Has The Gold Price Drop Run Its Course?

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The gold price has been in a steady decline since mid-July of this year, when it peaked close to $1,350. Gold closed on Monday September 22nd at $1,212.

“What is going with gold, are there reasons to worry and is this a time to buy or sell?”

This article provides a summary of our view on these three questions. Readers who are looking for an in-depth analysis are recommended to read the extended version.

The Gold Price Declines – Concern, Buying Opportunity, Or Both?

The price chart shows that gold has been trading in two different trading ranges since its all-time high in 2011. Right now, it is trading close to a 4-year bottom, ready to retest the bottom of this range for the third time. From a chart perspective, strength or weakness of an asset is measured by its reaction when testing the third time a trendline, support or resistance area.

Has The Gold Price Drop Run Its Course?

The marker data from the physical gold market worldwide learns that Asian demand for physical gold is still strong. Western investors are not dumping their gold holdings like they did between March and June 2013, as evidenced by the stable amount of gold ETF holdings. Recent gold price weakness is not caused by the physical market.

Gold’s sentiment and technical picture is showing extreme readings. However, sentiment was even more negative at prior price dips (in April, July, December 2013) which suggests that selling pressure is not over yet.

The latest COT reports show that the COMEX futures market in gold is becoming increasingly bullish with a massive decrease in short positions in the commercials category. However, with still a large number of longs in the large speculators category in the current downtrend, there is room for more downside in the gold price in the short run.

A rising US Dollar, coinciding with the end of QE and an expectation of rising interest rates, is putting serious pressure on Dollar gold. The US Dollar index appears to be a key influencer, and the price level to watch is 85; once that level is broken to the upside, one can reasonably expect lower metals prices.

Shorter term, the US Dollar is getting overbought. A relief rally in gold is in the cards. Longer term, it remains doubtful whether central planners will allow a strengthening US Dollar; in a global currency war, a strong currency is not a blessing.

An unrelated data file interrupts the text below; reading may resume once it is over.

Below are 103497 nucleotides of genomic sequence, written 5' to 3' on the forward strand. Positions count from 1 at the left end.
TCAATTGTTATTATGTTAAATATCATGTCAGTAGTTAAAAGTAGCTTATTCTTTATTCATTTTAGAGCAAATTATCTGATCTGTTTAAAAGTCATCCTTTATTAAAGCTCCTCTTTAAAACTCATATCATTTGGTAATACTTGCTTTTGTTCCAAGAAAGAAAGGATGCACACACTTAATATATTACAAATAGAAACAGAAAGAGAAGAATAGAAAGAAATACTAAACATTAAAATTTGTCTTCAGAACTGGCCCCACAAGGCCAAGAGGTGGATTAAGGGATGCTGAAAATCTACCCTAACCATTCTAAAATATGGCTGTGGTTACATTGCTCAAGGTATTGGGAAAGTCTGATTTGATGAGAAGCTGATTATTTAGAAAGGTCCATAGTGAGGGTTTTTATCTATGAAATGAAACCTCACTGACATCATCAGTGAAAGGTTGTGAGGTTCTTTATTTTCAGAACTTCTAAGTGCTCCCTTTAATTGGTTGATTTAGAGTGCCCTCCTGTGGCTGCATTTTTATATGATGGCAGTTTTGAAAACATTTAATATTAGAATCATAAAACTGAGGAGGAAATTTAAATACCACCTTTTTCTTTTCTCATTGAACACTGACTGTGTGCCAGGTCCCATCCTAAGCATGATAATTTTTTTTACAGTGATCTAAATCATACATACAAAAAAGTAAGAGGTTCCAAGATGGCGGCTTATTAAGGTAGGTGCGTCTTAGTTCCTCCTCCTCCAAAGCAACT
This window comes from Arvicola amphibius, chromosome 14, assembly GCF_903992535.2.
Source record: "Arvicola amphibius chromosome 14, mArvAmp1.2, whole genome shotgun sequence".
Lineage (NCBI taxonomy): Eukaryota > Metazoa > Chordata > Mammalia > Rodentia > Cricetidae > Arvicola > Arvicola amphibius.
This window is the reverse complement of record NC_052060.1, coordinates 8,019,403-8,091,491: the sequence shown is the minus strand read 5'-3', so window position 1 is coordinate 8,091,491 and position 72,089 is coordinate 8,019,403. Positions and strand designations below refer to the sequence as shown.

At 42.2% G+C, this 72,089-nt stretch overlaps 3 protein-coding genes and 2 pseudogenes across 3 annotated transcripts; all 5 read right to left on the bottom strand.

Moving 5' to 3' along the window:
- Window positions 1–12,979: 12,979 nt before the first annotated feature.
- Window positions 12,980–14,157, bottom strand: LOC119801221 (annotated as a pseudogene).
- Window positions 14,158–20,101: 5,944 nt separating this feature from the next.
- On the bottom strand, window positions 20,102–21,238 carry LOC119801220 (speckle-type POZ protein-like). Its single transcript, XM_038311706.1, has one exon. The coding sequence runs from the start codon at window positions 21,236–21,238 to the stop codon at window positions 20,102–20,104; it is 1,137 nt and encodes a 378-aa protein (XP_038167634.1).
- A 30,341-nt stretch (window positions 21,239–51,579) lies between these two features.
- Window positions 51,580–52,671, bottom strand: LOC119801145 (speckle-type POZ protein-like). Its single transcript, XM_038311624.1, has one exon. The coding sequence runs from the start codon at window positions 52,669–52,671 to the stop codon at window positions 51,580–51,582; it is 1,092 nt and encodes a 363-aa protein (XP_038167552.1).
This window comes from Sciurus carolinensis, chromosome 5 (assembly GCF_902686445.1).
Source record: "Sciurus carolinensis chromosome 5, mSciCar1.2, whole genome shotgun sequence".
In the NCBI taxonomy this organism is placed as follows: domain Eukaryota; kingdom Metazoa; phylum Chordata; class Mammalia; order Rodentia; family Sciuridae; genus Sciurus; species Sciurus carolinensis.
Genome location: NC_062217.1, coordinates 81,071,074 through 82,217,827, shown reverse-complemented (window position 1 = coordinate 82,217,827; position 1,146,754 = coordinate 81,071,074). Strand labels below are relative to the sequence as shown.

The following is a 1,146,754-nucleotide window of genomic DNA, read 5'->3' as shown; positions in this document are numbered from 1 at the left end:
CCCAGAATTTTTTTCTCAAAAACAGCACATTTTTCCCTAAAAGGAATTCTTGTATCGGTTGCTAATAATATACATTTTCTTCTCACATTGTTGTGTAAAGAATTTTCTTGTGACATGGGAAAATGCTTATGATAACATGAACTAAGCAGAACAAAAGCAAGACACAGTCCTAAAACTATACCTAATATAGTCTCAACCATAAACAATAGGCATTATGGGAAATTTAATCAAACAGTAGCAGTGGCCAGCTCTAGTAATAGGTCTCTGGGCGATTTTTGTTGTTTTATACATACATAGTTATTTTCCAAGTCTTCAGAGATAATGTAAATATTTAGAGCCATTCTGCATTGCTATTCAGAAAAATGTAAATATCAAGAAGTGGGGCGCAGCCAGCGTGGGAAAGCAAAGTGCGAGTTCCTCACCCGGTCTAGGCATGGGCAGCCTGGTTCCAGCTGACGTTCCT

What would happen if the metals were to continue their decline?

One likely scenario is capitulation in the precious metals complex. No matter how painful that would be for gold bulls, it could result in a “wash out bottom” which could result in a trend change and, hence, the continuation of gold’s long term bull market.

Readers looking for specific price levels to monitor should note that the secular gold bull market will still be intact with a gold price in the range of USD 1000 – 1100.

On the other hand, were gold prices to rebound from here, in other words would the third retest of the current trading range appear to be successful, it would suggest the final bottom would be in. The key price level to watch is USD 1180.

Our long term view on gold and silver remains bullish because central planners are strongly committed to continue the global currency war by means of monetary stimulus programs. With their fundamental fear for deflation, central bankers will do “whatever it takes” to create inflation. That is, longer term, undoubtedly a key driver for the metals.

Where does all this leave us, investors?

Even with lower gold prices in the cards, this is not a time to sell physical precious metals holdings. Investors should look to at to their positions if prices would go lower, while still respecting a “normal” balance in their asset diversification. As Jim Rickards noted recently, because we have both inflation and deflation at work currently, one has to make make both bets, meaning investors should hold some inflationary bets and some deflationary bets at the same time. Gold (and silver) will protect purchasing power when inflation picks up, but also during a deflationary bust. A balanced portfolio will take care of returns in the time period between inflation and deflation.

Disclosure: I am long physical gold.

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